As you can see from the long-term chart, PERI has underperformed since 2013-2014, when it used to trade at around the $40-45 mark. Since then, one has seen quite the fall from grace, with the stock crashing towards the $2 mark in mid-April 2018.
Source: Yahoo Finance
Safe to say, one isn’t going to see those lofty 2013-2014 heights anytime soon, so my technical analysis focus is more towards the intermediate patterns where things are broadly neutral with some green shoots in between.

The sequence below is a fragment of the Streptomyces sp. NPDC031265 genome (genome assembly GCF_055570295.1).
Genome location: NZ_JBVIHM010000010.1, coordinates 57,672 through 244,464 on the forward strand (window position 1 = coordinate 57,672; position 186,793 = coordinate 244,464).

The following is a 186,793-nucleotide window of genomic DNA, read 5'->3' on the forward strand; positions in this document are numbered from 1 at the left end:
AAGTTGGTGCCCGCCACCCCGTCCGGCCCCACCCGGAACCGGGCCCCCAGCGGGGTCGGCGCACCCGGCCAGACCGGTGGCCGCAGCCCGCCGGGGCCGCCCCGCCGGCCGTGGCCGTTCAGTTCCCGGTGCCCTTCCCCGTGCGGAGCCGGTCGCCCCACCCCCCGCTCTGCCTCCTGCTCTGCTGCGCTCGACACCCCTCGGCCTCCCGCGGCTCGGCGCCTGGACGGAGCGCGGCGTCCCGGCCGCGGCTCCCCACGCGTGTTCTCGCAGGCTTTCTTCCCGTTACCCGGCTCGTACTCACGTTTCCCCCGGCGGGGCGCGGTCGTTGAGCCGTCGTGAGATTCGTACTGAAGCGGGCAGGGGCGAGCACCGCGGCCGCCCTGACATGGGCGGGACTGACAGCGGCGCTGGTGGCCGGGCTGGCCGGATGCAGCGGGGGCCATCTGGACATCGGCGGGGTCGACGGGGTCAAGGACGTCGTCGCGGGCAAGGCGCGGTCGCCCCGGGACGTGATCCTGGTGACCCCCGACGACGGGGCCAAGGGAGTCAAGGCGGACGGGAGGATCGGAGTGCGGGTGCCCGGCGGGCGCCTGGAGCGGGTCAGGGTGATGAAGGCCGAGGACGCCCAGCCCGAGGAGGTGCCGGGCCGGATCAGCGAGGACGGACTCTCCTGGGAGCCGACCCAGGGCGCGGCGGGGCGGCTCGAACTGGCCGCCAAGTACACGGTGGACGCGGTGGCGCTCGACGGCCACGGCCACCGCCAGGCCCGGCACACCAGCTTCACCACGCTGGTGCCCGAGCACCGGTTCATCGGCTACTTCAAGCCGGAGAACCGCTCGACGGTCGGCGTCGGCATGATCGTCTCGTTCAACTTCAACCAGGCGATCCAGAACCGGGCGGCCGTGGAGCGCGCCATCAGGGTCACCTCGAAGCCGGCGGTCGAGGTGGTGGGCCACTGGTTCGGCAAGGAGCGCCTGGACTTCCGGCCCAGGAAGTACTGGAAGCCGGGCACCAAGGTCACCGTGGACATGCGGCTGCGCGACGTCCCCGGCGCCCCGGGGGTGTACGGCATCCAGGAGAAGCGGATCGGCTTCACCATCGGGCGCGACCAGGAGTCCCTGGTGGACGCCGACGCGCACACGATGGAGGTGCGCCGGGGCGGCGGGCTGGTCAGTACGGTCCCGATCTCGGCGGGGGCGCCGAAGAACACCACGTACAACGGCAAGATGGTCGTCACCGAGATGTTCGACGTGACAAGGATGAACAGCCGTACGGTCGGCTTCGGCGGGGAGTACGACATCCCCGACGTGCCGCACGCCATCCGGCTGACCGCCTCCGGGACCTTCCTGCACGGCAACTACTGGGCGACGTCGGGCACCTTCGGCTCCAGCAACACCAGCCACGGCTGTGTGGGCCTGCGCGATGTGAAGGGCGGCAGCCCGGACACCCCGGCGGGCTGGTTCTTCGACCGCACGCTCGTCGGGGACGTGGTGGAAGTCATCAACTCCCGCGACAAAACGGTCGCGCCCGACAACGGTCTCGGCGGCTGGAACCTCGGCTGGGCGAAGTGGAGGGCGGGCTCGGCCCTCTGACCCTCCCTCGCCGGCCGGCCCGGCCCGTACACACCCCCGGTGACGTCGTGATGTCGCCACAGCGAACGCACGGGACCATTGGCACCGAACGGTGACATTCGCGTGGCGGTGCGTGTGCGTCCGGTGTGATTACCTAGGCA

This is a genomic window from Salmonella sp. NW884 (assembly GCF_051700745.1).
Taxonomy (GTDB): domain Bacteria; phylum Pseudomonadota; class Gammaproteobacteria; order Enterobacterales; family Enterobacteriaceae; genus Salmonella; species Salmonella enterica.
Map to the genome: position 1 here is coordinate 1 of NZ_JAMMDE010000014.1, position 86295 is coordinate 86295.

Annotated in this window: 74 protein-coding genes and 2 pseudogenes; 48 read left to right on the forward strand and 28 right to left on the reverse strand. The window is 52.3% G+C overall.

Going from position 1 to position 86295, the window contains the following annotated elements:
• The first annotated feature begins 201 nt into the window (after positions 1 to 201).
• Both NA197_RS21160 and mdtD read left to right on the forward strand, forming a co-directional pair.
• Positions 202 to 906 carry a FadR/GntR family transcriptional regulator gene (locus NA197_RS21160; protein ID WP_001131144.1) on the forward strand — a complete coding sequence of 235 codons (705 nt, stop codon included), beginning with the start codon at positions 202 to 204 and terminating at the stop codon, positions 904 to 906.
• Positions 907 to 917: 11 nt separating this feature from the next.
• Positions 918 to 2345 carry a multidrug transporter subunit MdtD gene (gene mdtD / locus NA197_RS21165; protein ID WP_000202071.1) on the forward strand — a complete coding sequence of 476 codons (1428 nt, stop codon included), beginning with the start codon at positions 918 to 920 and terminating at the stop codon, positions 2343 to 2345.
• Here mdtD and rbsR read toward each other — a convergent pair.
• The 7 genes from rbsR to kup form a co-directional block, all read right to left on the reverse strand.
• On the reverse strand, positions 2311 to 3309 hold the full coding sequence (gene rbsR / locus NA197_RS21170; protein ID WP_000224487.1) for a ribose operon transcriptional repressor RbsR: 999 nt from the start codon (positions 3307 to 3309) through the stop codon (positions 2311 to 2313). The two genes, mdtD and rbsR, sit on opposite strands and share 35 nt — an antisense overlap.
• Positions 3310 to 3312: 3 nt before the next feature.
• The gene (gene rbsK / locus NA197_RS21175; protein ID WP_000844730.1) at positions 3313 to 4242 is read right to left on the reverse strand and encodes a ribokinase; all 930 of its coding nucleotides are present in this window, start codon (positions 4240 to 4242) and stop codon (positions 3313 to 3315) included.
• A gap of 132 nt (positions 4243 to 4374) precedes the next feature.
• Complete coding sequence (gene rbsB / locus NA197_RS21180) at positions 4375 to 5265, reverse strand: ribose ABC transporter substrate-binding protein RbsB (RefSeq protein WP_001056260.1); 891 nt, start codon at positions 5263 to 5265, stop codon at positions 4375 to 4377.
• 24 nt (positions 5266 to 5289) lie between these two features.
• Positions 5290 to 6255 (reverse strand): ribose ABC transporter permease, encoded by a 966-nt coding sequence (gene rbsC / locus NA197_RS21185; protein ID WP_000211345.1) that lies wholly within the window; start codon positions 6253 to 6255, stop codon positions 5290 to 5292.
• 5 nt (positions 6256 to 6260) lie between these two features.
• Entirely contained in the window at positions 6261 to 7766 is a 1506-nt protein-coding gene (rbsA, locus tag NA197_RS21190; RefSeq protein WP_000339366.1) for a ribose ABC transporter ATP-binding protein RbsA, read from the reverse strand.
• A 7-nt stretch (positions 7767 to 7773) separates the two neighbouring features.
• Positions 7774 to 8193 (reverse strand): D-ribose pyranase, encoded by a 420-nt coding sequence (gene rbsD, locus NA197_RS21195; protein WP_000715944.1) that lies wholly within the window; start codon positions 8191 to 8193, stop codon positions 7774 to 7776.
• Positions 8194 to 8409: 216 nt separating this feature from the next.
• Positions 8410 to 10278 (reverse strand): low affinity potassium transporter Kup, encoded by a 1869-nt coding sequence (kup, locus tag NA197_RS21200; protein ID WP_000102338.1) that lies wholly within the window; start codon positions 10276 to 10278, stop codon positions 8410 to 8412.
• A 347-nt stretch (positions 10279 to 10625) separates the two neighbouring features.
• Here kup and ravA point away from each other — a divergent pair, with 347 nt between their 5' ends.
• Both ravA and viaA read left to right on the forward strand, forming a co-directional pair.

Looking at things since 2017 (from when the management has been implementing a turnaround plan), one can see that it was descending via a broad bearish channel which was decisively broken in July last year. The stock was doing fairly well and looked set to break past the $10 mark earlier this year, but then, COVID-19-related headwinds resulted in some selling pressure. Yet still, I am quite encouraged that it hasn’t broken below the $3 mark, which was incidentally the zone from which we had that key breakout candle towards the upside. As long as the $3 levels hold, we can look upon this as something of a first-leg pullback, allowing any potential investors an opportunity to build positions. We’re currently in the midst of an indecisive Doji candle, where both the sellers and buyers have been unable to dictate terms.